Clinton, Travolta and the Scientologists

From: "Sueddeutsche Zeitung", Germany
February 17, 1998

US Government Denies Deal

Samuel Berger, the Security Advisor to the American President, met with a group of prominent Scientologists and assured them that he would have a discussion with the German government so "that nobody would have to be discriminated against solely based on his religious belief." Berger verified that the meeting had taken place, and that actor and Scientology adherent John Travolta had also participated. In an interview with "George" magazine, Travolta had asserted that President Bill Clinton had also given him support with the words, "Your program makes a splendid impression. In view of the problems which they have had in Germany, I would be glad to help you." Clinton is then said to have arranged the meeting with Berger. Travolta allegedly met with Clinton last April during the filming of the film, "Primary Colors," which plays in the American movie theaters in March. In the film, Travolta plays a southern governor who is clearly modeled from Clinton's image and who - bothered by woman troubles and other problems - ascends to the presidency. Rumors have been spread in Washington that Clinton had wanted Travolta to make a presentation which was agreeable to him and offered his support to Scientology in return. Berger denied this account and said that Clinton had not promised Travolta any support in return for a favorable portrayal in the film. To be sure, Berger's denial hinged on the connection between the role in the film and assistance for Scientology. What remained unanswered was what issues of foreign and security policy could have interested a group of Scientologists. Berger brushed the meeting aside with the excuses that he had merely wanted to get an autograph for his children. The film "Primary Colors" comes to the American movie theaters in the middle of the Lewinsky affair and attests to the prejudices and rumors about the American President. What is interesting in the USA is whether Clinton had wanted to purchase a sympathetic portrayal for himself. The role of Scientology and its dispute with Germany had a completely subordinate role. Two weeks ago the State Department had published its annual human rights report in which the discussion between Scientology and Germany was mentioned in less harsh tones than before. The public reaction to the report could hardly be noticed. The State Secretary, who is responsible for human rights, repeatedly stated that Germany was an "extremely close ally." In connection with Scientology he spoke only of an "organization," not of a "church." Scientology itself has been the topic of several critical reports in the past months. Among other things, the nebulous conditions under which the sect received tax exemption have been questioned. In addition, the investigation into the mysterious death of a sect member in Florida has been stepped up.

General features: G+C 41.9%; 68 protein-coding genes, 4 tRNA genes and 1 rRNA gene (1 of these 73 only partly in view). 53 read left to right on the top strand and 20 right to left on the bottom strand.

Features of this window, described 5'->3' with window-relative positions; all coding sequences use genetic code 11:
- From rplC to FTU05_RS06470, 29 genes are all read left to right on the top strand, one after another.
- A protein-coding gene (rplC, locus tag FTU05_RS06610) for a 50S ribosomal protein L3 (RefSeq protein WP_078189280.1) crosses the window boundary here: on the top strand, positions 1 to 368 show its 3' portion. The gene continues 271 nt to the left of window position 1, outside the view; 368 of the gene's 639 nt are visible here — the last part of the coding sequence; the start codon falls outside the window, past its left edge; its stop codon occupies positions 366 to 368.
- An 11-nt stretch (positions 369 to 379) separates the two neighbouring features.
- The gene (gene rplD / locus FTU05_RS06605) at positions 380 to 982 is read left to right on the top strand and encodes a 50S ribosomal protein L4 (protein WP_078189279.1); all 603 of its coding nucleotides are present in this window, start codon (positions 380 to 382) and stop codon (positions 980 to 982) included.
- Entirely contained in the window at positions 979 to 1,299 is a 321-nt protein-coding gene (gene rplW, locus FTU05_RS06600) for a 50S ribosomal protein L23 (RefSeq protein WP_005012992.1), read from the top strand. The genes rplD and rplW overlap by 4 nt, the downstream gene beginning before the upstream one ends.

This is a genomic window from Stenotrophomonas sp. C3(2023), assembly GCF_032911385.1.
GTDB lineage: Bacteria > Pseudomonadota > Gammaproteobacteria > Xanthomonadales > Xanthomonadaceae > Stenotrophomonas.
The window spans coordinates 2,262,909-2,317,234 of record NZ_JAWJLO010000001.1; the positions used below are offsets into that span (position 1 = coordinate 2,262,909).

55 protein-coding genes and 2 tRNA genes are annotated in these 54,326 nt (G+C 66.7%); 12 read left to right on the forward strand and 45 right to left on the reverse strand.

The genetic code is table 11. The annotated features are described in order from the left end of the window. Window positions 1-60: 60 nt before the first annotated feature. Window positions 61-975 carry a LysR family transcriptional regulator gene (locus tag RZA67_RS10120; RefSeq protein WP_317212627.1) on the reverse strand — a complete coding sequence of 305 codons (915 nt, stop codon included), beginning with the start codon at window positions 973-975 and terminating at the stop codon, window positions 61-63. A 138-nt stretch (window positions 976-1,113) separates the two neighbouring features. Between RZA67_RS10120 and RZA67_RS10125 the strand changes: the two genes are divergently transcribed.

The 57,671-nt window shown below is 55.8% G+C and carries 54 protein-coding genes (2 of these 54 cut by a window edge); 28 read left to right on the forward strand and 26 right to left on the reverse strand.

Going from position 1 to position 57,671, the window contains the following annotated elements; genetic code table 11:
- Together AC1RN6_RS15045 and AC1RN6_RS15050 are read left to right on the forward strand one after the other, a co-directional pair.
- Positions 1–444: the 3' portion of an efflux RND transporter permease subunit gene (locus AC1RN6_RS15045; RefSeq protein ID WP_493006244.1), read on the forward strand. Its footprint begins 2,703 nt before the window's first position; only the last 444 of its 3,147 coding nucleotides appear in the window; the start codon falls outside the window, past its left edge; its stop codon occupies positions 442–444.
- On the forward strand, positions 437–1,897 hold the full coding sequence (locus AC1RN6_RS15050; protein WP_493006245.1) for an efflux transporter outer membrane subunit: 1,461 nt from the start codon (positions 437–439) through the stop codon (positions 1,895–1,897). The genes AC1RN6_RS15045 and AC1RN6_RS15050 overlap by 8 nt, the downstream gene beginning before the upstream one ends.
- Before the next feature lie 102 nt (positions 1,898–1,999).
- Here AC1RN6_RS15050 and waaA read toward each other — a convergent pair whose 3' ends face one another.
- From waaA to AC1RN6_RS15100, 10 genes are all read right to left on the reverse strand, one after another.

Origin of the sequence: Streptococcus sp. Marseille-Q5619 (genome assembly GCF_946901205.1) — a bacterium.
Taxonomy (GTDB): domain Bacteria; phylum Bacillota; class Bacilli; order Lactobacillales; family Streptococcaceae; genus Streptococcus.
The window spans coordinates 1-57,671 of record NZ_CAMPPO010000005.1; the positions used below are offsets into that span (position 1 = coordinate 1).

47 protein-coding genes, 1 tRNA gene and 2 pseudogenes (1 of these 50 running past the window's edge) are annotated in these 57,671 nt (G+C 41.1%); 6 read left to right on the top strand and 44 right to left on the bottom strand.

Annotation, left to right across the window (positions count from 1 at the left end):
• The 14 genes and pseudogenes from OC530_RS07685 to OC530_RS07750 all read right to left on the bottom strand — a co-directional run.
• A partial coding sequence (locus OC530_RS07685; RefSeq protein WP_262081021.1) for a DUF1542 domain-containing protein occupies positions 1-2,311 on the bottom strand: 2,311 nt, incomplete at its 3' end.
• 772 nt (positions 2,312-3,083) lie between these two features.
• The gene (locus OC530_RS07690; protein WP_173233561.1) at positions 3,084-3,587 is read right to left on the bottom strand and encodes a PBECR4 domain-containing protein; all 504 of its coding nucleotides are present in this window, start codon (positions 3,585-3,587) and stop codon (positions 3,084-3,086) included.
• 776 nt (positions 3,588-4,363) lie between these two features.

Stefan Kornelius

German Scientology News